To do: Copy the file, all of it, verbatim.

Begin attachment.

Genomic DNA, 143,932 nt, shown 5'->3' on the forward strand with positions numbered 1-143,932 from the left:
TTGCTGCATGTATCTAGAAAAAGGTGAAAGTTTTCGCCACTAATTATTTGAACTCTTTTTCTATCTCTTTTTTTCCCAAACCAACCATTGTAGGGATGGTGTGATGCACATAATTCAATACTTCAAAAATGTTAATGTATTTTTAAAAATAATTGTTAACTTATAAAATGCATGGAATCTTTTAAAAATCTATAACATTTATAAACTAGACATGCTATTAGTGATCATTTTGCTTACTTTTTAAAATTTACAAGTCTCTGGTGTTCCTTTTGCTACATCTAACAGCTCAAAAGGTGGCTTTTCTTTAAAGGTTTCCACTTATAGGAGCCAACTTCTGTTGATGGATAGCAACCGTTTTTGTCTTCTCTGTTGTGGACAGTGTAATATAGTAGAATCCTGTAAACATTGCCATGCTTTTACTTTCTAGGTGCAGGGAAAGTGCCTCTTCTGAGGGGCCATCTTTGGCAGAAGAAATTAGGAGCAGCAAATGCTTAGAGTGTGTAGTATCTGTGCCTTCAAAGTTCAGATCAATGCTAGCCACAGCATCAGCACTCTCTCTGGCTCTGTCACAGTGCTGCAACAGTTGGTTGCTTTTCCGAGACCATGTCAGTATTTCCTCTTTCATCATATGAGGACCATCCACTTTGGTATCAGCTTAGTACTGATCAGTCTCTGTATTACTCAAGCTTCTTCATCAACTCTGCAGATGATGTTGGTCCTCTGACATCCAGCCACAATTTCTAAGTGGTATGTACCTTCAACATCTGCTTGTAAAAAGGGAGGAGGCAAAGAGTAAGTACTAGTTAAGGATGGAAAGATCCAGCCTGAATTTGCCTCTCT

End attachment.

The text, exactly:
Genomic DNA, 143,932 nt, shown 5'->3' on the forward strand with positions numbered 1-143,932 from the left:
TTGCTGCATGTATCTAGAAAAAGGTGAAAGTTTTCGCCACTAATTATTTGAACTCTTTTTCTATCTCTTTTTTTCCCAAACCAACCATTGTAGGGATGGTGTGATGCACATAATTCAATACTTCAAAAATGTTAATGTATTTTTAAAAATAATTGTTAACTTATAAAATGCATGGAATCTTTTAAAAATCTATAACATTTATAAACTAGACATGCTATTAGTGATCATTTTGCTTACTTTTTAAAATTTACAAGTCTCTGGTGTTCCTTTTGCTACATCTAACAGCTCAAAAGGTGGCTTTTCTTTAAAGGTTTCCACTTATAGGAGCCAACTTCTGTTGATGGATAGCAACCGTTTTTGTCTTCTCTGTTGTGGACAGTGTAATATAGTAGAATCCTGTAAACATTGCCATGCTTTTACTTTCTAGGTGCAGGGAAAGTGCCTCTTCTGAGGGGCCATCTTTGGCAGAAGAAATTAGGAGCAGCAAATGCTTAGAGTGTGTAGTATCTGTGCCTTCAAAGTTCAGATCAATGCTAGCCACAGCATCAGCACTCTCTCTGGCTCTGTCACAGTGCTGCAACAGTTGGTTGCTTTTCCGAGACCATGTCAGTATTTCCTCTTTCATCATATGAGGACCATCCACTTTGGTATCAGCTTAGTACTGATCAGTCTCTGTATTACTCAAGCTTCTTCATCAACTCTGCAGATGATGTTGGTCCTCTGACATCCAGCCACAATTTCTAAGTGGTATGTACCTTCAACATCTGCTTGTAAAAAGGGAGGAGGCAAAGAGTAAGTACTAGTTAAGGATGGAAAGATCCAGCCTGAATTTGCCTCTCT